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|Case Number:||civ case 674 of 93|
|Parties:||CAPTAIN J. M. WAFUBWA vs HON. THE ATTORNEY GENERAL|
|Date Delivered:||26 Jun 2003|
|Court:||High Court at Nairobi (Milimani Law Courts)|
|Judge(s):||Andrew Isaac Hayanga|
|Citation:||CAPTAIN J. M. WAFUBWA vs HON. THE ATTORNEY GENERAL eKLR|
|Disclaimer:||The information contained in the above segment is not part of the judicial opinion delivered by the Court. The metadata has been prepared by Kenya Law as a guide in understanding the subject of the judicial opinion. Kenya Law makes no warranties as to the comprehensiveness or accuracy of the information|
REPUBLIC OF KENYA
CAPTAIN J.N. WAFUBWA..…………………….……..……..PLAINTIFF
V E R S U S
HON. THE ATTORNEY GENERAL…………………………DEFENDANT
The Plaintiff was a retired Captain in the Kenya Air Force and sued the Attorney General on behalf of the Government, the Chief of the General Staff of Kenya Armed Forces. He sued the Defendant by Plaint dated 12.2.93 and amended on 24.3.93 and filed on 24.9.93, for damages for unlawful termination of employment and for many other remedies namely:
a) a declaration that notice to retire given to the Plaintiff is unlawful, invalid of no legal effect and is null and void.
b) That 82 Air force does not exist in law
c) A declaration that the Plaintiff is entitled to be promoted to the next and give reasons for failure to promote him.
2 alternatively judgement for; -
a) general damages for illegal and unlawful termination of employment.
b) An injunction to stop the use of the air manouver displays designed by the Plaintiff until there are properly qualified and trained personnel to execute the manouver.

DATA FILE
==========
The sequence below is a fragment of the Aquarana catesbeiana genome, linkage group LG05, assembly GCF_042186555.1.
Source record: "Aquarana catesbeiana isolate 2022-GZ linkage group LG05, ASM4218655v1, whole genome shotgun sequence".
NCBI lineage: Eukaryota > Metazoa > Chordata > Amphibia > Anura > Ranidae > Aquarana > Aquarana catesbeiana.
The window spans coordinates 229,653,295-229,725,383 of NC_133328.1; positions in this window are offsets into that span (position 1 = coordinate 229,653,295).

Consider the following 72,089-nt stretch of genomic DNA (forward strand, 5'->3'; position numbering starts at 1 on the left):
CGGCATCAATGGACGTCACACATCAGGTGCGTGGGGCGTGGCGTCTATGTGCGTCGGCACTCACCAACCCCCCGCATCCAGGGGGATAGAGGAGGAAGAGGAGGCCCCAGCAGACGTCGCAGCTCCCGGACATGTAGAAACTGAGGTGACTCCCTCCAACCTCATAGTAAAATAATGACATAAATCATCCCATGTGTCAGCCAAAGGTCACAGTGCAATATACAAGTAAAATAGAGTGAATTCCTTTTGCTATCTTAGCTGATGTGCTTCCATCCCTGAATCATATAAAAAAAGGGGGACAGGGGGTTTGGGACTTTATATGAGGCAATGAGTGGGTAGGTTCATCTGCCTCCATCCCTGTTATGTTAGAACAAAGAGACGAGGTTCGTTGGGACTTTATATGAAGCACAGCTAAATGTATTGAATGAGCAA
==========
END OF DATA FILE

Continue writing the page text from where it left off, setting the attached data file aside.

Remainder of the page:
c) Compensation to the Plaintiff at 6% of the Standard Puma Helicopter Aircraft account.
d) Compensation of 6% of the value of the equipment the proposed held with full responsibility for the months he had worked
3) Costs of this suit.
4) Interest on (a) and (b)
5) Any further relief that theCourt may deem fit.
The Defendants in their defence denied the allegations but admitted that the Plaintiff was recruited into the Kenya Air force as a Pilot in 1978, but that according to the terms of service if he had not been promoted to the rank of Major he should be retired upon attaining the age of 39 years, that promotion was not automatic and that retirement was in accordance with the Regulations governing the Plaintiff’s terms of service. It was also averred that 2nd and 3rd Defendants were wrongly joined.
The case has been subject to several interlocutory applications which characterized its progress. Hearing started on 19.7.2001 before Hon. Justice Visram. In his evidence, the Plaintiff said that he was enlisted in the Kenya Armed Forces on 12.5.79 to be a Pilot but he had to go through military course until 1980. In 1983 he became a regular that is to say he became permanent, but he never produced letters of appointment so he did not have terms of employment shown to Court but he said terms of retirement were general terms.
He says his problems started in 1984 when it was noticed that he was very generous in harambee donations and the commander ordered that his mortgage repayments with Housing Finance Company of Kenya (HFCK) be slashed by Kshs.2000/-. It was however, in evidence that on 14.11.90, Base Commander withdrew former conviction against the Plaintiff saying:
“The above named officer was charged for not accounting for Kshs.18,806.20 being cellar sales FOB Mombasa for 23 rd May 1988 and 3 rd to 6th June 1988. You listened to the charge on 18 th April 1990 and found the officer not guilty. Accordin g to the board of enquiry proceedings convened vide part I orders Serial No. 119/88 of Tuesday 13.12.88 the officer was blamed for the same amount.
2) For the above reasons and the powers conferred under Section 83(2) of the AFA 1968, I have reviewed your findings. I feel that there was a mistake of law in the proceedings hence the verdict of not guilty is withdrawn and I will hear the charge once again.
J.K. TUWEI COL. BASE COMMANDER”